However, the Panel acknowledges notable changes in work value, particularly in infection prevention, dementia care, and compliance with Aged Care Quality Standards. Consequently, a 3% pay increase is recommended for these workers. Further recommendations include aligning pay rates for SCHADS Award healthcare workers with those for personal care roles and elevating the classification of laundry hands, cleaners, and food services assistants to reflect increased resident interaction, resulting in a total pay increase of 6.96%. Notably, Head Chefs/Cooks are not proposed for further increase. These adjustments aim to improve conditions for support service workers, with an anticipated 6.8% increase in employment. 

Additional conclusions for indirect care workers include: 

  • Harmonisation of pay rates for SCHADS Award HCWs performing non-personal care work with those applicable to personal care HCWs; 
  • Recognition of the increased interaction with residents by laundry hands, cleaners, and food services assistants, warranting their elevation from Level 2 to Level 3 in the Aged Care Award classification structure, resulting in a total pay increase of 6.96 percent; 
  • No further increase is proposed for Head Chefs/Cooks. 

Future Trends & What This Means for Your Workplace

Employers should take note of the decision by the Fair Work Commission regarding wage increases in the aged care sector. While these new rates will not come into effect until the commission releases a finalised report, they are expected to be applicable by July 2024. The Fair Work Commission has provided in its decision the classification of wage rises within three different awards. The decision entails a significant increase in wages for direct care employees, ranging from 15% to 28.5%, and for indirect care, wages are anticipated to rise by up to 6.8%. However, employers with existing Enterprise Bargaining Agreements (EBAs) in place will not be affected by these increases.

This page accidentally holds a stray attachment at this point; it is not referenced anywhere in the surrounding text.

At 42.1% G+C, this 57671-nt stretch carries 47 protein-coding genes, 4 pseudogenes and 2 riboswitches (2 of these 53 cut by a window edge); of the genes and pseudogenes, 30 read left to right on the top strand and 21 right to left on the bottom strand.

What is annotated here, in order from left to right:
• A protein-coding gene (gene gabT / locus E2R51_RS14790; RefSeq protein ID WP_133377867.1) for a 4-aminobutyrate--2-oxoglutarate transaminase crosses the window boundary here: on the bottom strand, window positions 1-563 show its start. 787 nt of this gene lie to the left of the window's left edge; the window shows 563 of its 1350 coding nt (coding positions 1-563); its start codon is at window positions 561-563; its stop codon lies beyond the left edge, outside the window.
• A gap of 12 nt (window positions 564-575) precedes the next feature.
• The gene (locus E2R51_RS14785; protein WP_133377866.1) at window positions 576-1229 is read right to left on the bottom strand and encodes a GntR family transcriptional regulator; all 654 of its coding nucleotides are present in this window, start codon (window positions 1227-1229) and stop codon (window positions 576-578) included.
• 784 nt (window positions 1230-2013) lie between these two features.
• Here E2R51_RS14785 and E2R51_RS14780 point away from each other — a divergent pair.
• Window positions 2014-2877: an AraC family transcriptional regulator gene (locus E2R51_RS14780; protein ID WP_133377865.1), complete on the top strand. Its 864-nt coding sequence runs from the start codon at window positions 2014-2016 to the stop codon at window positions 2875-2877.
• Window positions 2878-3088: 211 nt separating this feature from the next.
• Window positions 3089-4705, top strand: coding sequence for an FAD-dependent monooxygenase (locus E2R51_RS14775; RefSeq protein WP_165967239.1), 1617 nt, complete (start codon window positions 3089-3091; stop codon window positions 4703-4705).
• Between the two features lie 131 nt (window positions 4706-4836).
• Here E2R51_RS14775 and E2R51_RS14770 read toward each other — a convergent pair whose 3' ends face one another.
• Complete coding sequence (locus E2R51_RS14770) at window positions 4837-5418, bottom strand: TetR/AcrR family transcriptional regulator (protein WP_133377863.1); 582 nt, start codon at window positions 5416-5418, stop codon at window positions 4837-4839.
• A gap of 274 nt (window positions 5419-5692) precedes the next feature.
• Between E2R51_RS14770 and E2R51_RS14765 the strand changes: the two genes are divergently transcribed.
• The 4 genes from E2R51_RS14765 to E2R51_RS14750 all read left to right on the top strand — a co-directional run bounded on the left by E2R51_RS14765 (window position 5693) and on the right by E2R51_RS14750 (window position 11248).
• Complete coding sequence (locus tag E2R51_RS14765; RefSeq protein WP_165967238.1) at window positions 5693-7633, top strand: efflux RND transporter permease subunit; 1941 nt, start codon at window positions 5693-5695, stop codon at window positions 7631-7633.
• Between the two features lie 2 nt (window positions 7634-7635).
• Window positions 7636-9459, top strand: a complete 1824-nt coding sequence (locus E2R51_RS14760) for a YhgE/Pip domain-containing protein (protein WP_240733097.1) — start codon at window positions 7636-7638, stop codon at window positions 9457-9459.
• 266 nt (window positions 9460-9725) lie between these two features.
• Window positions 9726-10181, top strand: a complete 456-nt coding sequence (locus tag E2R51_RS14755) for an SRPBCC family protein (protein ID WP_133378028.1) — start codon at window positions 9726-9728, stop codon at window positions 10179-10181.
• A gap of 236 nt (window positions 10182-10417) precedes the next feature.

On the other hand, employers without EBAs and those in the process of negotiating them should consider the potential impact of the raised rates. The rate rise will affect employers who are currently contemplating the EBA process, as they will need to factor in the increased rates until their EBA is approved. Additionally, employers will have to review how they are paying their staff, and those who will be renegotiating their EBAs will need to factor in additional rates due to this rise. The Albanese Labor Government has expressed support for the Fair Work Commission’s decision on the aged care work value case.  

In early April, the Commission will also consider the Australian Nursing and Midwifery Federation’s application to increase wages by up to 35% for an estimated 250,000 nurses, nursing assistants, and midwives. It is anticipated this ‘work value claim’ will build on the landmark findings in the Decision and extend the recognition to other healthcare employees. 

An obvious concern for employers in the aged care sector will be how these increases are to be funded. Given the existing financial constraints on aged care providers, it seems appropriate that Government funding be increased to cover these additional costs. In light of the recent recommendations by the Aged Care Taskforce, greater co-contributions by care recipients with sufficient financial means may also play a role in the future. 

We’re here to help you respond to industry trends, legal compliance and meet your operational and people challenges so that you can continue to deliver vital services across the aged care sectors.

Workplace Wizards is proud to have worked with a number of clients across the aged care industry, acting as strategic advisers and providing customised support  so that  organisations can function effectively and efficiently while meeting current regulatory standards.

Compliance is vital for business operations but can be tricky to navigate on your own! We can give you a helping hand to ensure that you’re ready to meet these new changes or any other challenges – reach out to us at any time to have a chat!


Comments are closed.